Name story: Leland, Elliot, Fulton, Selwyn

Happy third day of Christmas!!

A reader emailed me recently to share her boys’ names — I love when you guys do that!! (Check out my Name Stories tag for more!) I know you’ll love reading about this beautiful family! Emily writes,

I thought you would get a kick out of our name rules!

Our first we named Leland, we wanted something classic but not common. It was a name of a trustee at my husband’s school and an editor of a Bible we purchased.

Number 2 we named Elliot just because we liked it, a slight nod to T.S. Eliot. We thought it went well with Leland.

We found out number 3 was another boy, and I enjoy several Catholic blogs despite not being Catholic myself, and I fell in love with the name Fulton. What a perfect fit for our boys’ names!

I was wrapping the big brother presents prior to his birth and used dot stickers and noticed the first 2 had 6 letters . . . and so did Fulton! And they all had an L as the 3rd letter! Other things include being last names, sort of British, and generally pretentious 🙂

Boy #4 would arrive in 2018, so we had to find a name that would fit our “rules”! While reading a short story by L.M. Montgomery I came across the name Selwyn, and at first I thought it was too much, but then it really grew on me and now here we are with 4 boys who fit the rules!

… [H]ere are their full names. The first 3 middle names are family names, the 4th middle name we wanted a Bible name with a good meaning and of course flow.

Leland Daniel (God will judge the meadowlands)

Elliot David (God is the Lord, Beloved)

Fulton Ray (Either, Sunshine on the bird enclosure, Or, King of the fields of the village)

Selwyn Jude (Friend of the manor, Praise God)

One more story — when I looked up Selwyn on one baby name website, it said “you may also like: Leland”!!!

I loved reading about these boys’ names! What a cool theme this family has going! And they’ve chosen really fun, unexpected names — “classic but not common” is a perfect description of them! I’ve never come across anyone in real life with the names Leland and Selwyn (though we love Monk and his boss is Leland Stottlemeyer) — it’s not often I’m surprised by names, and I’m always excited when it happens! Have any of you seen Leland or Selwyn in real life? I love Elliot and Fulton as their brothers, what a great set! Thank you to this mama for sharing these great names!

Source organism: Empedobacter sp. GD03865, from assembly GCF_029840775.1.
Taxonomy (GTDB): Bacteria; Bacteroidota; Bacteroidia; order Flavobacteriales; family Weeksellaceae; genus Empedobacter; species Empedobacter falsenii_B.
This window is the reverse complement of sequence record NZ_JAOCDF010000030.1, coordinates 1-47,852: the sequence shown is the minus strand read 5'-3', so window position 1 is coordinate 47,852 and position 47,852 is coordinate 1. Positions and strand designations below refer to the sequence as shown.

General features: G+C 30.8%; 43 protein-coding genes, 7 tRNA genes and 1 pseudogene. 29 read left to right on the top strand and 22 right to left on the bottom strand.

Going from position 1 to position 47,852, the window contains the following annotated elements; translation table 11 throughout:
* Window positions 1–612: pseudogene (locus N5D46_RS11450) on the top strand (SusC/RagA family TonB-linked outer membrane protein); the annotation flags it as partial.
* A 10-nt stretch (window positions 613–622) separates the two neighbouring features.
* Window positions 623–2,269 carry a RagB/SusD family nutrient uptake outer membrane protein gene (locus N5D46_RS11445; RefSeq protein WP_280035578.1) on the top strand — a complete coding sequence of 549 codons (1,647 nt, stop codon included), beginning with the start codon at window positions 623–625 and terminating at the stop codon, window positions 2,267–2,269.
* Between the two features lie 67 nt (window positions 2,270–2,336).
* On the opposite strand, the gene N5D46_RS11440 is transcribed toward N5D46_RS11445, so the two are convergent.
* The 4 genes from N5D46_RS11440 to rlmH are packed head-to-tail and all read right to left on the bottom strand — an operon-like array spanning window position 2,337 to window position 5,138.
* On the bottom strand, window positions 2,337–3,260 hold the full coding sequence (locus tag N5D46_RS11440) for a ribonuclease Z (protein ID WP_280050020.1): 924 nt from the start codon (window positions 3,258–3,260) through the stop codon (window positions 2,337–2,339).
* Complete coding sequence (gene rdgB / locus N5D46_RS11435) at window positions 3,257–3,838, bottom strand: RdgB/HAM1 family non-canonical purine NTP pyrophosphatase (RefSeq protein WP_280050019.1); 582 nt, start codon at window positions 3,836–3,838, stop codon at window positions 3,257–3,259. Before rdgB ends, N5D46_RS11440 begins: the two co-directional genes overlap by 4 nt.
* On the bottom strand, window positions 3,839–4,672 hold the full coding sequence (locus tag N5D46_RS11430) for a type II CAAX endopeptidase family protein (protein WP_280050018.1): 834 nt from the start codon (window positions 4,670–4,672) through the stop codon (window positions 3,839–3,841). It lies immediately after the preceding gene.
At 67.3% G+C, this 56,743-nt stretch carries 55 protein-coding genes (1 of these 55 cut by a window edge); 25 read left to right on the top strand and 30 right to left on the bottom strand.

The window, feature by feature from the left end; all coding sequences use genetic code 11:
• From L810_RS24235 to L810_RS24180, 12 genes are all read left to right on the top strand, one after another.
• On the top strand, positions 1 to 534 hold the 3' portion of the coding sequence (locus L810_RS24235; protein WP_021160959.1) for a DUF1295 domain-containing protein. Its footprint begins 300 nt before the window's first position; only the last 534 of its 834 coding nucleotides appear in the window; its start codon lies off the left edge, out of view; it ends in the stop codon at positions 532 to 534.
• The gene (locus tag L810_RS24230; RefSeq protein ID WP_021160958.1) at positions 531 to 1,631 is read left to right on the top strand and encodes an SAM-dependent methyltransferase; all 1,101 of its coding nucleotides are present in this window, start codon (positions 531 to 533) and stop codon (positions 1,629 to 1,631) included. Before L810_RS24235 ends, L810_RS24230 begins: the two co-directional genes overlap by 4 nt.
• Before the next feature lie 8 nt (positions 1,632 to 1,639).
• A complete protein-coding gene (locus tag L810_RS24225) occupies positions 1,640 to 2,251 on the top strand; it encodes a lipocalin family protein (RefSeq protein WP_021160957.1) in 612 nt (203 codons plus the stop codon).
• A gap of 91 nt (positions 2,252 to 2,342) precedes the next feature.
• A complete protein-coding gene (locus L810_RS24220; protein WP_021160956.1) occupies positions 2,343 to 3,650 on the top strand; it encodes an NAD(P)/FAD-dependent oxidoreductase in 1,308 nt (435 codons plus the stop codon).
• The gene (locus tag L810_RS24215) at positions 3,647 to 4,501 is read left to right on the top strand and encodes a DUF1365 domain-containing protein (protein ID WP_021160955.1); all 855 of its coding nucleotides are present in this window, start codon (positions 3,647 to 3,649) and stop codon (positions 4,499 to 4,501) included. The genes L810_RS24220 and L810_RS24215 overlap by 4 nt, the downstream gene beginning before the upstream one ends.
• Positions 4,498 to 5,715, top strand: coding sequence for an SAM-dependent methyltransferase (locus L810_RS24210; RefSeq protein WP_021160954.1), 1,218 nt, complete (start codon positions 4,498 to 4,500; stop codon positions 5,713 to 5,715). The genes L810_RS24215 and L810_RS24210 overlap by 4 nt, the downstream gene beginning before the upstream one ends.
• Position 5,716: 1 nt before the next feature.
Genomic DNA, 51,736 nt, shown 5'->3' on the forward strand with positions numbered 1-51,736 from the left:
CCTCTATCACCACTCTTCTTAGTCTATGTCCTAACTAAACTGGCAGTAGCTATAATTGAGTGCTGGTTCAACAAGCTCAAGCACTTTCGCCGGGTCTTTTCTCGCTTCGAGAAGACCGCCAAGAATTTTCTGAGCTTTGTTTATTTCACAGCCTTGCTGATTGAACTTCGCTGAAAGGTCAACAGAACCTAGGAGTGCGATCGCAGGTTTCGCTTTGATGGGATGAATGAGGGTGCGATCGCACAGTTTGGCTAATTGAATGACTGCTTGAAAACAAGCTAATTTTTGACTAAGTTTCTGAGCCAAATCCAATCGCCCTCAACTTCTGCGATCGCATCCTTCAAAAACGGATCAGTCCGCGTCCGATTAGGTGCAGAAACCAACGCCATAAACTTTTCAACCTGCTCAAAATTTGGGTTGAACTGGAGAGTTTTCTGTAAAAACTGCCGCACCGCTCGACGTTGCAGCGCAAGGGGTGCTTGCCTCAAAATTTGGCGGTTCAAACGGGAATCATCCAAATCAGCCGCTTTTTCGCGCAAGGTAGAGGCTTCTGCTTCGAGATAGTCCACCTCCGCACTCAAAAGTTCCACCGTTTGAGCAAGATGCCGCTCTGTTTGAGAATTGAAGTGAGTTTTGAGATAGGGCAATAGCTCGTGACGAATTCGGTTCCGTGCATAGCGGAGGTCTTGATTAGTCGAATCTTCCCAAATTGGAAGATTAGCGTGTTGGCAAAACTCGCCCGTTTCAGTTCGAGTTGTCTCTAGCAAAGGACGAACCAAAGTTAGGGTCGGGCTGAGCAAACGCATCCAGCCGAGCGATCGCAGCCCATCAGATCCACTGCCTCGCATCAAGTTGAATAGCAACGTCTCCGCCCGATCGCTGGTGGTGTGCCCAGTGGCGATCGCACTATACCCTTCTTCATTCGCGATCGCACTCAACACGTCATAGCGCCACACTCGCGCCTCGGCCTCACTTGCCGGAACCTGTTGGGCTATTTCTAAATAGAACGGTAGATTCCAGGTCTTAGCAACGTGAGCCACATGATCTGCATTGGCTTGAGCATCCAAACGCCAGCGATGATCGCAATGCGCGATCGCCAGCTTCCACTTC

My book, Catholic Baby Names for Girls and Boys: Over 250 Ways to Honor Our Lady (Marian Press, 2018), is available to order from ShopMercy.org and Amazon — perfect for expectant parents, name enthusiasts, and lovers of Our Lady!

Update: No nickname? Not happening.

*Update to my post of the other day regarding my sister’s nickname woes*

My sister said it’s fine to include the particulars, as I told her a bunch of you were curious about what nickname she has and how it could be butchered so badly: She’s always gone by Betsey (that spelling appears quite a bit in my dad’s genealogy), but at work she got Becky, Betty, and Beth instead of Betsey all the time! She also reminded me of adults calling her Liz when she was small, even though she’s never gone by Liz, which people at work are also now calling her, in addition to the nickname of her last name. Whether Betsey or Elizabeth, the poor girl just can’t win!


My book, Catholic Baby Names for Girls and Boys: Over 250 Ways to Honor Our Lady (Marian Press, 2018), is available to order from ShopMercy.org and Amazon — perfect for expectant parents, name enthusiasts, and lovers of Our Lady!

Sancta Nomina

My sister has just gone through a namey thing that I couldn’t wait to tell you all! I’ve talked quite a bit on here about how, these days, children are increasingly being given names that the parents don’t intend to nickname — a little Thomas is more likely to be Thomas always than Tom or Tommy, for example, and people in general are much less likely to assume a nickname when meeting someone or to bestow a nickname that the person hasn’t specifically said he or she goes by. To those parents who still worry that their little one might be called by a nickname, I’ve advised them to be firm and consistent in correcting people, every time.

Well. My sister’s name is Elizabeth and her whole life she’s gone by a nickname of it — my parents named her Elizabeth both for the full name and equally so because…

View original post 337 more words

No nickname? Not happening.

My sister has just gone through a namey thing that I couldn’t wait to tell you all! I’ve talked quite a bit on here about how, these days, children are increasingly being given names that the parents don’t intend to nickname — a little Thomas is more likely to be Thomas always than Tom or Tommy, for example, and people in general are much less likely to assume a nickname when meeting someone or to bestow a nickname that the person hasn’t specifically said he or she goes by. To those parents who still worry that their little one might be called by a nickname, I’ve advised them to be firm and consistent in correcting people, every time.

Well. My sister’s name is Elizabeth and her whole life she’s gone by a nickname of it — my parents named her Elizabeth both for the full name and equally so because of the chosen nickname, which is used quite a bit in our family tree. But something that’s driven her crazy as an adult is that her nickname is constantly misheard by others at work, causing her to constantly correct her coworkers and other people she interacts with in a professional setting (with varying degrees of success), so she decided to go by the full Elizabeth in her professional life, and she just started a new job, so it was the perfect time to make the change.

Since starting her job, she’s been firm and consistent about introducing herself as Elizabeth, never once letting on that she goes by a nickname. However, more than one person has said that Elizabeth is “too long” and doesn’t she go by a nickname? She tells them no, every time — that her name is Elizabeth, no nickname.